Master of Science in Nursing

Laurel Halloran, PhD, APRN, Graduate Coordinator Phone:  (203) 837-8566
Kathy Barber, Dept. Secretary Phone: (203) 837-8556
  Fax: (203) 837-8550


Program Overview

The Master of Science (M.S.) in Nursing program prepares nurses for leadership positions in the nursing practice. The program requires completion of 36 credits of specialized professional course work, with courses organized into three components:

  • a foundational core (theory, issues, research, foundations of practice);
  • a role component specific to the selected role; and,
  • a role support component that provides a concentrated practicum experience in the selected role.

Students may prepare for either the adult nurse practitioner or clinical nurse specialist role. All students complete a sequence of clinical and role component courses, including a minimum of 500 hours of clinical practicum experiences under the guidance of a preceptor, and a thesis or research-based thesis project. Upon completion of the program, students are eligible to take the certification examination for their chosen role.

The program is designed for part-time study, with courses offered in the evening. Part-time study requires approximately four years for completion of the degree, although students are granted up to six years to complete all degree requirements.

The program is accredited by the Collegiate Commission on Nursing Education (CCNE), One Dupont Circle NW, Washington, DC, 20036. Phone: (202) 887-6791; fax: (202) 887-8476.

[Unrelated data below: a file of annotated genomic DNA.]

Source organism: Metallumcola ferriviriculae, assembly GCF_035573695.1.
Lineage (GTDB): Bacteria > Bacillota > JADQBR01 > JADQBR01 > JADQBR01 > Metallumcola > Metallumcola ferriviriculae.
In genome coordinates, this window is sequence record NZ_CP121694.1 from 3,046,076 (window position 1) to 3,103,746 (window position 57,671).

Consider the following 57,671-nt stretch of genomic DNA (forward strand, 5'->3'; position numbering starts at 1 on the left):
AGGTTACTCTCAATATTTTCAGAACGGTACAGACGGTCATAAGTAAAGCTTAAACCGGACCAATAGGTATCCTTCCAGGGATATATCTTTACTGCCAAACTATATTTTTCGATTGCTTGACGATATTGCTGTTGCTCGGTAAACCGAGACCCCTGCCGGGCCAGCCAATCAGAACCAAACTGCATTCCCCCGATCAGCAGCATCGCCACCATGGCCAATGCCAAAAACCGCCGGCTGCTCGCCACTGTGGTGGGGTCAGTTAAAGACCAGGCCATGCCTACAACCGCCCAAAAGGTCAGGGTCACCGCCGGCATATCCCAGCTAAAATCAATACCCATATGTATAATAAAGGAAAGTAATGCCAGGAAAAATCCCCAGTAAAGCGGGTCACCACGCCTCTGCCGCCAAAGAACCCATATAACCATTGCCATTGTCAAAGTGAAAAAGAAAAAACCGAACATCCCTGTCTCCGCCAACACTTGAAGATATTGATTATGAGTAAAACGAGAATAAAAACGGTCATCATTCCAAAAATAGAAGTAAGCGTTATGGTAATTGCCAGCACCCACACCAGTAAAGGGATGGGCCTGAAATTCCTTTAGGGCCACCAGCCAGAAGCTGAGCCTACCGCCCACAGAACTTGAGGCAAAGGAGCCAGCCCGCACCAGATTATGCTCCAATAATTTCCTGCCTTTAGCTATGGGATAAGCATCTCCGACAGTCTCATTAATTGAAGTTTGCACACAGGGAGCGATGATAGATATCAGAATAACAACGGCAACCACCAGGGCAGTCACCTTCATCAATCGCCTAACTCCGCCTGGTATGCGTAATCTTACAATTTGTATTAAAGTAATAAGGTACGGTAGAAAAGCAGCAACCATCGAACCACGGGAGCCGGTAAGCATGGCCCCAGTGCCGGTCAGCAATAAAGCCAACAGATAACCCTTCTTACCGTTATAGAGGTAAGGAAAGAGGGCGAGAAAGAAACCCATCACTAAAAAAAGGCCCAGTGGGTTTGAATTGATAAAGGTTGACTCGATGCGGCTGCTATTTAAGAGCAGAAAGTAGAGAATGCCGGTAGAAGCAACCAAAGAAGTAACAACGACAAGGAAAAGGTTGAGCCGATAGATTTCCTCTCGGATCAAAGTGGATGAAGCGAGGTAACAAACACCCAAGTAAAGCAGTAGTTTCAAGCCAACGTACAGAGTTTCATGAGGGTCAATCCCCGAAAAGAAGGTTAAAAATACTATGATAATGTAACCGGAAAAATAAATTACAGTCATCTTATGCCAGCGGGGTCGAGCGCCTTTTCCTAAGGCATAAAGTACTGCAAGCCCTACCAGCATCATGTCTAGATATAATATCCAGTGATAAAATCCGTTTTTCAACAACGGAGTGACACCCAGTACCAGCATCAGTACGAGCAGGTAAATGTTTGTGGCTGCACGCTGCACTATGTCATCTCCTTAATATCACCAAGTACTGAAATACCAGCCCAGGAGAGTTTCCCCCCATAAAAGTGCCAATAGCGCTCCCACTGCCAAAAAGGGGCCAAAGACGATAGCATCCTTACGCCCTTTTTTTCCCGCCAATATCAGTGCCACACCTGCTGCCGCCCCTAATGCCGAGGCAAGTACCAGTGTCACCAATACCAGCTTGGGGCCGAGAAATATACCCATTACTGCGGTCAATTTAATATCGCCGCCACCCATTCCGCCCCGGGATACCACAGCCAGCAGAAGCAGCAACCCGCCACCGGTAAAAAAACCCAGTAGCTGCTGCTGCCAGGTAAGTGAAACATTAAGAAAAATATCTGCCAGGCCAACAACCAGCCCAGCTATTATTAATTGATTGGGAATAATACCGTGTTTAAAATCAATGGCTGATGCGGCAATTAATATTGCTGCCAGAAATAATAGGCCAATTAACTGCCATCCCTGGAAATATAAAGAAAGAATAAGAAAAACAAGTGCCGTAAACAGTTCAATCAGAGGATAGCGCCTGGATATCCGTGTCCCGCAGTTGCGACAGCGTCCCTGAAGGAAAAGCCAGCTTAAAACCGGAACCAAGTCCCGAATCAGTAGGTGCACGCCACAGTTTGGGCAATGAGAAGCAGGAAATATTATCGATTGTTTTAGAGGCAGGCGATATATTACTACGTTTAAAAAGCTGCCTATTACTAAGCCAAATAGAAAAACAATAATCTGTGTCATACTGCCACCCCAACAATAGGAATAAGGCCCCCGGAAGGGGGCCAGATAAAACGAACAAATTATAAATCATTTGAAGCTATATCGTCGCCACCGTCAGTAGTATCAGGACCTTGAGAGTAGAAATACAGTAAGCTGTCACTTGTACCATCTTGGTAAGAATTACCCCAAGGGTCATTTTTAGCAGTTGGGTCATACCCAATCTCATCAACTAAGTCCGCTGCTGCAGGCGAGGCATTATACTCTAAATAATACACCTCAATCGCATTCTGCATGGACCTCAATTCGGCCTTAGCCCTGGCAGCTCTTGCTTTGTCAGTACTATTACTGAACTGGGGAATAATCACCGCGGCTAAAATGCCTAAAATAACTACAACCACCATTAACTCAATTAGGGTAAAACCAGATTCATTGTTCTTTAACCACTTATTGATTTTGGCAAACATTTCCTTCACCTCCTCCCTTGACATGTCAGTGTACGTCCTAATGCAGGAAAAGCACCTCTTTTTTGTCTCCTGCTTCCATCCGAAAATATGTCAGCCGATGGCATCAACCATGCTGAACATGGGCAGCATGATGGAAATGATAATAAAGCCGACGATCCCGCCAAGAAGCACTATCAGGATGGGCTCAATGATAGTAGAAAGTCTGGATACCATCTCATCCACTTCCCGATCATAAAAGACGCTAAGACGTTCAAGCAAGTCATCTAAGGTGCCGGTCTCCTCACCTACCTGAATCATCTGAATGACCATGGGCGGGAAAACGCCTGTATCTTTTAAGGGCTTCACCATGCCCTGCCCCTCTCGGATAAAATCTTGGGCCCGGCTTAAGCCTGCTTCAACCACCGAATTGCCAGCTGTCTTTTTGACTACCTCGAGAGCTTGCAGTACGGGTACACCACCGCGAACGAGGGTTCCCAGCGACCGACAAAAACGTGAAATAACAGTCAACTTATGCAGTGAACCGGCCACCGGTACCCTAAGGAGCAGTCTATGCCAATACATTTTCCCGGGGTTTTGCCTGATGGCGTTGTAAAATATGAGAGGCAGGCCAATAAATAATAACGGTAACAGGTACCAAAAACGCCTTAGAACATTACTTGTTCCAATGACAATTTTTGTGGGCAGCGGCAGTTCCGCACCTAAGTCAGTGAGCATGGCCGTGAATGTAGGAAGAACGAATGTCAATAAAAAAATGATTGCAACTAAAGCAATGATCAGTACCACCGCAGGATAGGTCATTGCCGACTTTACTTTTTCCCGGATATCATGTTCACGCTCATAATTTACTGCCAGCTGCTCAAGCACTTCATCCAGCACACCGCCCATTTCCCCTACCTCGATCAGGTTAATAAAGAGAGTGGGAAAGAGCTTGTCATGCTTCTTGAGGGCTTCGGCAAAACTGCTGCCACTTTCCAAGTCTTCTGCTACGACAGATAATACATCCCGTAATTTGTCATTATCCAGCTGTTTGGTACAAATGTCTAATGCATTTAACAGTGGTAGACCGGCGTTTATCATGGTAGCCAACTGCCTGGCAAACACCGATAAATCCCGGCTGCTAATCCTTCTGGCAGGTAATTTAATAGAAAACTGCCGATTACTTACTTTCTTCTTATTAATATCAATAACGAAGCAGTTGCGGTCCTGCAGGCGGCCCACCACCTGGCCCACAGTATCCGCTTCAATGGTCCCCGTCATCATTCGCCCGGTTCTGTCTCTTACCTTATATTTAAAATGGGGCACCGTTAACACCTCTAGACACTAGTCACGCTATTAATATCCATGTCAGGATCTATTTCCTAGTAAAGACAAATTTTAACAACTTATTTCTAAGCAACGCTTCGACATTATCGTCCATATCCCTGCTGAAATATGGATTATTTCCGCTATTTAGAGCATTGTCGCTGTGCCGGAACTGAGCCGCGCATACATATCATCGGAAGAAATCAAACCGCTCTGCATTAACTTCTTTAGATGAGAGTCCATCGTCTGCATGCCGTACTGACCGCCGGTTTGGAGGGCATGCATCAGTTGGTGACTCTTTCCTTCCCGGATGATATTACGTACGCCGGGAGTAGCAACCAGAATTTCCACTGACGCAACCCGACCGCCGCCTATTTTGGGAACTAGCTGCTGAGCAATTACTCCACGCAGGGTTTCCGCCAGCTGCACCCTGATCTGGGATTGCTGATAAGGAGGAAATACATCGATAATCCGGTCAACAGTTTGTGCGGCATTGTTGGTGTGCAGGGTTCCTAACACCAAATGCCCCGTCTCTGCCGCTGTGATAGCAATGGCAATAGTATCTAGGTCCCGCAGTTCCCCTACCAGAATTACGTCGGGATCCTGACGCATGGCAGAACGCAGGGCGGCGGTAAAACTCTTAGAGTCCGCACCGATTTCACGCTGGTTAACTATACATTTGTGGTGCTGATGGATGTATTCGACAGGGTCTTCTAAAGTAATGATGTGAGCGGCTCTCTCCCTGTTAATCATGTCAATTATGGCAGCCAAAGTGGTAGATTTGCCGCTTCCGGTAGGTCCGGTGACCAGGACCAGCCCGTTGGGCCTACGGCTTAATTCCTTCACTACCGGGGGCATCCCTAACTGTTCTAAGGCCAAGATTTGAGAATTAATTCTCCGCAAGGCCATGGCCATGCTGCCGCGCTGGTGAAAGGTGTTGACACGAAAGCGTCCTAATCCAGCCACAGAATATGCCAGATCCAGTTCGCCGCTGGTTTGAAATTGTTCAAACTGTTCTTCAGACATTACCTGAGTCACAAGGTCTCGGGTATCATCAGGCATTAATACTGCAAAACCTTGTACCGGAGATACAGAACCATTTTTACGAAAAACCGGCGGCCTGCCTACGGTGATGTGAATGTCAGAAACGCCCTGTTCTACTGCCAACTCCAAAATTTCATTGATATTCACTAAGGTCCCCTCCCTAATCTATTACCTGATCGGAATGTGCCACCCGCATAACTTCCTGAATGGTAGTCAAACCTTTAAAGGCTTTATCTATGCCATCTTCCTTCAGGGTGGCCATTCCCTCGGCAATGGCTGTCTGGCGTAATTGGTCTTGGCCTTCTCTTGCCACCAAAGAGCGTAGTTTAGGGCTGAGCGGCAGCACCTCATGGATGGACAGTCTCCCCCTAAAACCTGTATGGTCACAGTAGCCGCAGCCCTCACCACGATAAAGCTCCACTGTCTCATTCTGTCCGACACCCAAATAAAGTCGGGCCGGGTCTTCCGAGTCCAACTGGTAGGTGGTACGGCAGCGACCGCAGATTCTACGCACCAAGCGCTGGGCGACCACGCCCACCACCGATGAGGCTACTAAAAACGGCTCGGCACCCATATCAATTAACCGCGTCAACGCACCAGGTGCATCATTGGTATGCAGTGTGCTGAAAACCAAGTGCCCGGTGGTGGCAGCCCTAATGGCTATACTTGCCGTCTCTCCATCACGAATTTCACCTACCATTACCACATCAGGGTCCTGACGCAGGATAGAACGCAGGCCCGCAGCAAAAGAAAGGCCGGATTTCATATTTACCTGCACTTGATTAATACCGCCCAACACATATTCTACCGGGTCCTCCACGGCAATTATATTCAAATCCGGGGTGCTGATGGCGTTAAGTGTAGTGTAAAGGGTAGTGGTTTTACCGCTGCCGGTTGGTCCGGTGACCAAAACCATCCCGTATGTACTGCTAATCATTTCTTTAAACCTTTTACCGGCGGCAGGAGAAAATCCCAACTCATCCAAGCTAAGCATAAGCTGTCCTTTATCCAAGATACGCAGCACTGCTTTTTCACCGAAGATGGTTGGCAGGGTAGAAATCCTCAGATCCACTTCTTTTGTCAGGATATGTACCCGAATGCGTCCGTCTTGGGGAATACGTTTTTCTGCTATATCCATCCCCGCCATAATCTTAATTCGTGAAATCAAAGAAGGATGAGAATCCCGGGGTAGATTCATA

Program Mission, Goals and Objectives

Conceptual Framework and Organizational Structure

The program of study leading to the M.S. in Nursing degree prepares nurses for roles as advanced practice nurses, with an option to prepare for certification as an Adult Nurse Practitioner or Clinical Nurse Specialist. Each role requires completion of a foundational core, representing content common to the advanced study of nursing practice; a role component, representing content specific to the selected role; and a role support component, providing practicum experiences for transition into the selected role. 

The curricular design assumes that education for the advanced practice of nursing requires substantial clinical experiences in aspects of the selected role, supervised by professional health care providers who have education and experience in the role, and occurring in a variety of settings. Clinical practicum experiences in the program enable students to develop clinical experiences that meet course objectives as well as their own specific learning needs and interests. The approach to clinical practica allows for flexibility in the time and places in which clinical experiences occur. 

Foundational Core

Preparation for the advanced practice of nursing rests on a foundation of generalized knowledge and practice common to all roles. The M.S. in Nursing program addresses the following content areas as foundational to the advanced study of nursing: the theoretical bases of nursing practice; the contemporary issues encountered by the masters-prepared practitioner within the nursing profession and the broad health care field; critical thinking in the application of knowledge and skills to the identification and analysis of patient problems and their resolution through the development of clinical expertise and diagnostic reasoning ability; and the utilization of research and the appropriate application of the research process to the identification, analysis, and resolution of practice problems. All students are required to complete a clinical research thesis or project.